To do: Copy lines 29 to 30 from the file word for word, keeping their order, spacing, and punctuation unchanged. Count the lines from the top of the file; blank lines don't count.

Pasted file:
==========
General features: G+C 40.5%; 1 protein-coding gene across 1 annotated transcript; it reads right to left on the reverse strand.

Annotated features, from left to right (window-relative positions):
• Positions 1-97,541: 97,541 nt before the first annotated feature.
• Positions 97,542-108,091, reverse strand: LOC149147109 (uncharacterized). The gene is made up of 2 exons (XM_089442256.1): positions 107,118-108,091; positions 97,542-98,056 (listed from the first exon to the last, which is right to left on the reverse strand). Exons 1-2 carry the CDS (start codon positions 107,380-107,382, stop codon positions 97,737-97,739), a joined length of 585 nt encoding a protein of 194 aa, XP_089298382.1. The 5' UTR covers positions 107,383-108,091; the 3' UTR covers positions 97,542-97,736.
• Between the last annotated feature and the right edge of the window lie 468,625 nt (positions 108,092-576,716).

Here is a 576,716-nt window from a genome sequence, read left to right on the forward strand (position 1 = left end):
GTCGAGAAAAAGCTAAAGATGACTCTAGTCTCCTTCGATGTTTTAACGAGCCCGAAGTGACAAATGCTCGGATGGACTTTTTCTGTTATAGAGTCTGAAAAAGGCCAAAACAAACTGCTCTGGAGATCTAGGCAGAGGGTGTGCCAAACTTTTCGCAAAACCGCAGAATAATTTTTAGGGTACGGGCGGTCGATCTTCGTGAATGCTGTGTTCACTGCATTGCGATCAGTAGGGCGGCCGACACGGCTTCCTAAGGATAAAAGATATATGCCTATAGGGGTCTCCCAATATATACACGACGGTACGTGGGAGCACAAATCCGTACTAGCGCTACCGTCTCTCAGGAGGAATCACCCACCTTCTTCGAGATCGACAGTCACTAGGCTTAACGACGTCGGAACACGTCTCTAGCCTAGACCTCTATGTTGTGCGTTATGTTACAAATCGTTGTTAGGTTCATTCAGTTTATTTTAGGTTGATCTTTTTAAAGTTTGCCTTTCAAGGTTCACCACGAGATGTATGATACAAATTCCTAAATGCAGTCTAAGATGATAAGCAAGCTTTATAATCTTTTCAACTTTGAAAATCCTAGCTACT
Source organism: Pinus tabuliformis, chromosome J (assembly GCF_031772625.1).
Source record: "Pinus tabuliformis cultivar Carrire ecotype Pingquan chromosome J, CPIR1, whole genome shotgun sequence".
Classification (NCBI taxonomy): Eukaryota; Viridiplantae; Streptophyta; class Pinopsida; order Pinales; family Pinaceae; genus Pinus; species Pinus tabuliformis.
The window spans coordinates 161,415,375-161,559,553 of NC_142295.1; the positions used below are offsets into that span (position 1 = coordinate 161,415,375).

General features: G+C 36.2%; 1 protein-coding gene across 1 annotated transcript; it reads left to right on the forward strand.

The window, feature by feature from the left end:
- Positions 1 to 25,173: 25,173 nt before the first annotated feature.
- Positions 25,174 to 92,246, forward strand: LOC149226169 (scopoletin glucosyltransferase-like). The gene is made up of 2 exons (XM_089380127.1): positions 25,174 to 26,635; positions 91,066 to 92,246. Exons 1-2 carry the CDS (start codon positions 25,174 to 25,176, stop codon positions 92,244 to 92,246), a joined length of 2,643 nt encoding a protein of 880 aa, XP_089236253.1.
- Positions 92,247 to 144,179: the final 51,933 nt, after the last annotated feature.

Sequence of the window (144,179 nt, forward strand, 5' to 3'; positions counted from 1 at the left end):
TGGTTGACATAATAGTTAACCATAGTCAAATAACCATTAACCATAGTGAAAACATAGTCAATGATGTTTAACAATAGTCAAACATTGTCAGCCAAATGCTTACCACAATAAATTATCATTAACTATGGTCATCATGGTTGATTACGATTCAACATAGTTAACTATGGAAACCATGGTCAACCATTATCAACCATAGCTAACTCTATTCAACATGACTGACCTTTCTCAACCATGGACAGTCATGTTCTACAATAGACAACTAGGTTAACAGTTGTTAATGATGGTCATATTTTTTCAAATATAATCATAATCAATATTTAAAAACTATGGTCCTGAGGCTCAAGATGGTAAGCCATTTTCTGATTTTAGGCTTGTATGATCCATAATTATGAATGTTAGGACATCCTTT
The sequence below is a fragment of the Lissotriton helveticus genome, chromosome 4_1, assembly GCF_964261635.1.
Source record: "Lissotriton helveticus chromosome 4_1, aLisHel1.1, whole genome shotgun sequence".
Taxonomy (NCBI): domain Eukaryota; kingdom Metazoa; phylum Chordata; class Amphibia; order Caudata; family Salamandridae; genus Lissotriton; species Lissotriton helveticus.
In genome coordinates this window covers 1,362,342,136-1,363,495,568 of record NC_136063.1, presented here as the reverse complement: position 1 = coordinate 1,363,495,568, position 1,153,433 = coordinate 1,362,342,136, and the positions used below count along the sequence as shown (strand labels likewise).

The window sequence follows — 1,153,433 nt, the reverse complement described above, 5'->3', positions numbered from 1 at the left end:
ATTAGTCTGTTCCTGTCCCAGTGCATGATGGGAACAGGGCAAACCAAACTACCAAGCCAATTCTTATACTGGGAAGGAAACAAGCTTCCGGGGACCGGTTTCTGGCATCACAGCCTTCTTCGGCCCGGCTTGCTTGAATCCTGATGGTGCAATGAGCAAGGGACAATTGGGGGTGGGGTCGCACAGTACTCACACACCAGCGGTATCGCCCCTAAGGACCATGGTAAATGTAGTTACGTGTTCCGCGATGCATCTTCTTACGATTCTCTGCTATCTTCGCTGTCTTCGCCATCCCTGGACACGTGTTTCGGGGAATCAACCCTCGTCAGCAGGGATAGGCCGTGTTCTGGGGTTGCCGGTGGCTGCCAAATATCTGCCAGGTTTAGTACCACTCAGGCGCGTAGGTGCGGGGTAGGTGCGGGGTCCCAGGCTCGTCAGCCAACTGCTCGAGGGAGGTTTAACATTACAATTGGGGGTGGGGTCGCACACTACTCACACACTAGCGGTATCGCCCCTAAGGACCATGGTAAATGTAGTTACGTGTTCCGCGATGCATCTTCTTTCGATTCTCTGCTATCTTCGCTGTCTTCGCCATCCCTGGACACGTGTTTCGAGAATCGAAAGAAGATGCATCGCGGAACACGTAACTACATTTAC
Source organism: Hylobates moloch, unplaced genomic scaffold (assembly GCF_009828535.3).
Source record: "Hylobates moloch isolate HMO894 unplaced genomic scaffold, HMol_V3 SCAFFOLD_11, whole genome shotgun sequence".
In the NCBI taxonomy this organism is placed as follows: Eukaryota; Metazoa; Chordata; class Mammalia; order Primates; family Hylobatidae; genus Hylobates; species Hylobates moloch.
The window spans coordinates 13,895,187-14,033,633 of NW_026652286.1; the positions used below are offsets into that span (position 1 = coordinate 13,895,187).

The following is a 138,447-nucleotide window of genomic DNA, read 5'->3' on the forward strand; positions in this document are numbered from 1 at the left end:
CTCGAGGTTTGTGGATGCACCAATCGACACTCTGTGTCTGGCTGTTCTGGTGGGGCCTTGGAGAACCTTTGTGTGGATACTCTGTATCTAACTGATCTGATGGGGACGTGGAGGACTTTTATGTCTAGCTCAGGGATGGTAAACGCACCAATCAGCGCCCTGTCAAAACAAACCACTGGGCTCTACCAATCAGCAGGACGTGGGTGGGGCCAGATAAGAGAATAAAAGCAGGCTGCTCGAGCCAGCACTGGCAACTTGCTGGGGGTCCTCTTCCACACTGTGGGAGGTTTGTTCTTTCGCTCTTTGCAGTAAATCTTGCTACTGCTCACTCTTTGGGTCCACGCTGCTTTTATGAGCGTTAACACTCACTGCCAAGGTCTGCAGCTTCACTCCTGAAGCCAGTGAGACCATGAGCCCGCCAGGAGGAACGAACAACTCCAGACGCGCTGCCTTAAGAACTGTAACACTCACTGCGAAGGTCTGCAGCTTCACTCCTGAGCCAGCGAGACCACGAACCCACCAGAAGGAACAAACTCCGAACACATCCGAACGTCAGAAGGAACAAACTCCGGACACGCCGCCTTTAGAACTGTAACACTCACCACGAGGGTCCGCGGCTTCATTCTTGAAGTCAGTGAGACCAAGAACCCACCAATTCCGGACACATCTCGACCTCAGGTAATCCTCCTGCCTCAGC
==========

The following is a 138,447-nucleotide window of genomic DNA, read 5'->3' on the forward strand; positions in this document are numbered from 1 at the left end:
CTCGAGGTTTGTGGATGCACCAATCGACACTCTGTGTCTGGCTGTTCTGGTGGGGCCTTGGAGAACCTTTGTGTGGATACTCTGTATCTAACTGATCTGATGGGGACGTGGAGGACTTTTATGTCTAGCTCAGGGATGGTAAACGCACCAATCAGCGCCCTGTCAAAACAAACCACTGGGCTCTACCAATCAGCAGGACGTGGGTGGGGCCAGATAAGAGAATAAAAGCAGGCTGCTCGAGCCAGCACTGGCAACTTGCTGGGGGTCCTCTTCCACACTGTGGGAGGTTTGTTCTTTCGCTCTTTGCAGTAAATCTTGCTACTGCTCACTCTTTGGGTCCACGCTGCTTTTATGAGCGTTAACACTCACTGCCAAGGTCTGCAGCTTCACTCCTGAAGCCAGTGAGACCATGAGCCCGCCAGGAGGAACGAACAACTCCAGACGCGCTGCCTTAAGAACTGTAACACTCACTGCGAAGGTCTGCAGCTTCACTCCTGAGCCAGCGAGACCACGAACCCACCAGAAGGAACAAACTCCGAACACATCCGAACGTCAGAAGGAACAAACTCCGGACACGCCGCCTTTAGAACTGTAACACTCACCACGAGGGTCCGCGGCTTCATTCTTGAAGTCAGTGAGACCAAGAACCCACCAATTCCGGACACATCTCGACCTCAGGTAATCCTCCTGCCTCAGC